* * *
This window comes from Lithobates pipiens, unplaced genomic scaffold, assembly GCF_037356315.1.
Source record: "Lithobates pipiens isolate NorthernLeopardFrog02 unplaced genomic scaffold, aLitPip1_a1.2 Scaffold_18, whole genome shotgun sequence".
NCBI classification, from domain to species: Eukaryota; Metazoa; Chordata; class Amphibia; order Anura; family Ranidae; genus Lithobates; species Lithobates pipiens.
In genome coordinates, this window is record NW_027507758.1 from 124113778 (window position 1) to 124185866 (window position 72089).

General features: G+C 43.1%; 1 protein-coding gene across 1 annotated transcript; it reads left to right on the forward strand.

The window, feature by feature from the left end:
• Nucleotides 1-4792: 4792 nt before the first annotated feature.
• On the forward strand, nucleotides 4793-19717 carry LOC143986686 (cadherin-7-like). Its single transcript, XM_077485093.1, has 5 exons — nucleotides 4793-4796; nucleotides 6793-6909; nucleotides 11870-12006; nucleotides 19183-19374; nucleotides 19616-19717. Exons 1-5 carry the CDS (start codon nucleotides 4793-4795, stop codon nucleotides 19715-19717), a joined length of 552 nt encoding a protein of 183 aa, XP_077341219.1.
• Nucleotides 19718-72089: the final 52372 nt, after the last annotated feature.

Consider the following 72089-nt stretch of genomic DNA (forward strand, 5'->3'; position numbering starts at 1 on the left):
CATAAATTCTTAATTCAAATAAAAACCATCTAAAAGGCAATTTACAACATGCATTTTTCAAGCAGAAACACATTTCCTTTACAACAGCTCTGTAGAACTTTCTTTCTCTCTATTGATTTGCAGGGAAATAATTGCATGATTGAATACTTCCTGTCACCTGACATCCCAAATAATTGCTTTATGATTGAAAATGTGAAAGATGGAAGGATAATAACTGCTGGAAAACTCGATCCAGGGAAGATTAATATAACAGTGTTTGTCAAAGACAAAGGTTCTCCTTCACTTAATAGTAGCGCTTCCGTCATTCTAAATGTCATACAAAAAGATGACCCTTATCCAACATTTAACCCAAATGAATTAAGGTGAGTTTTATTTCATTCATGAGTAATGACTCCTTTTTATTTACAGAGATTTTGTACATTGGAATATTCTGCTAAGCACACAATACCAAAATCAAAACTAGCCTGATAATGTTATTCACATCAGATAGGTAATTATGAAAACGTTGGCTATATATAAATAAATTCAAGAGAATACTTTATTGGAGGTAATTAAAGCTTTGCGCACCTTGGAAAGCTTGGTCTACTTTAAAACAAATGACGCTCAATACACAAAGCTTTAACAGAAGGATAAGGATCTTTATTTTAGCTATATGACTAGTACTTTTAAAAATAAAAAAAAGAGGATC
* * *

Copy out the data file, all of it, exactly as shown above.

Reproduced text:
This window comes from Lithobates pipiens, unplaced genomic scaffold, assembly GCF_037356315.1.
Source record: "Lithobates pipiens isolate NorthernLeopardFrog02 unplaced genomic scaffold, aLitPip1_a1.2 Scaffold_18, whole genome shotgun sequence".
NCBI classification, from domain to species: Eukaryota; Metazoa; Chordata; class Amphibia; order Anura; family Ranidae; genus Lithobates; species Lithobates pipiens.
In genome coordinates, this window is record NW_027507758.1 from 124113778 (window position 1) to 124185866 (window position 72089).

General features: G+C 43.1%; 1 protein-coding gene across 1 annotated transcript; it reads left to right on the forward strand.

The window, feature by feature from the left end:
• Nucleotides 1-4792: 4792 nt before the first annotated feature.
• On the forward strand, nucleotides 4793-19717 carry LOC143986686 (cadherin-7-like). Its single transcript, XM_077485093.1, has 5 exons — nucleotides 4793-4796; nucleotides 6793-6909; nucleotides 11870-12006; nucleotides 19183-19374; nucleotides 19616-19717. Exons 1-5 carry the CDS (start codon nucleotides 4793-4795, stop codon nucleotides 19715-19717), a joined length of 552 nt encoding a protein of 183 aa, XP_077341219.1.
• Nucleotides 19718-72089: the final 52372 nt, after the last annotated feature.

Consider the following 72089-nt stretch of genomic DNA (forward strand, 5'->3'; position numbering starts at 1 on the left):
CATAAATTCTTAATTCAAATAAAAACCATCTAAAAGGCAATTTACAACATGCATTTTTCAAGCAGAAACACATTTCCTTTACAACAGCTCTGTAGAACTTTCTTTCTCTCTATTGATTTGCAGGGAAATAATTGCATGATTGAATACTTCCTGTCACCTGACATCCCAAATAATTGCTTTATGATTGAAAATGTGAAAGATGGAAGGATAATAACTGCTGGAAAACTCGATCCAGGGAAGATTAATATAACAGTGTTTGTCAAAGACAAAGGTTCTCCTTCACTTAATAGTAGCGCTTCCGTCATTCTAAATGTCATACAAAAAGATGACCCTTATCCAACATTTAACCCAAATGAATTAAGGTGAGTTTTATTTCATTCATGAGTAATGACTCCTTTTTATTTACAGAGATTTTGTACATTGGAATATTCTGCTAAGCACACAATACCAAAATCAAAACTAGCCTGATAATGTTATTCACATCAGATAGGTAATTATGAAAACGTTGGCTATATATAAATAAATTCAAGAGAATACTTTATTGGAGGTAATTAAAGCTTTGCGCACCTTGGAAAGCTTGGTCTACTTTAAAACAAATGACGCTCAATACACAAAGCTTTAACAGAAGGATAAGGATCTTTATTTTAGCTATATGACTAGTACTTTTAAAAATAAAAAAAAGAGGATC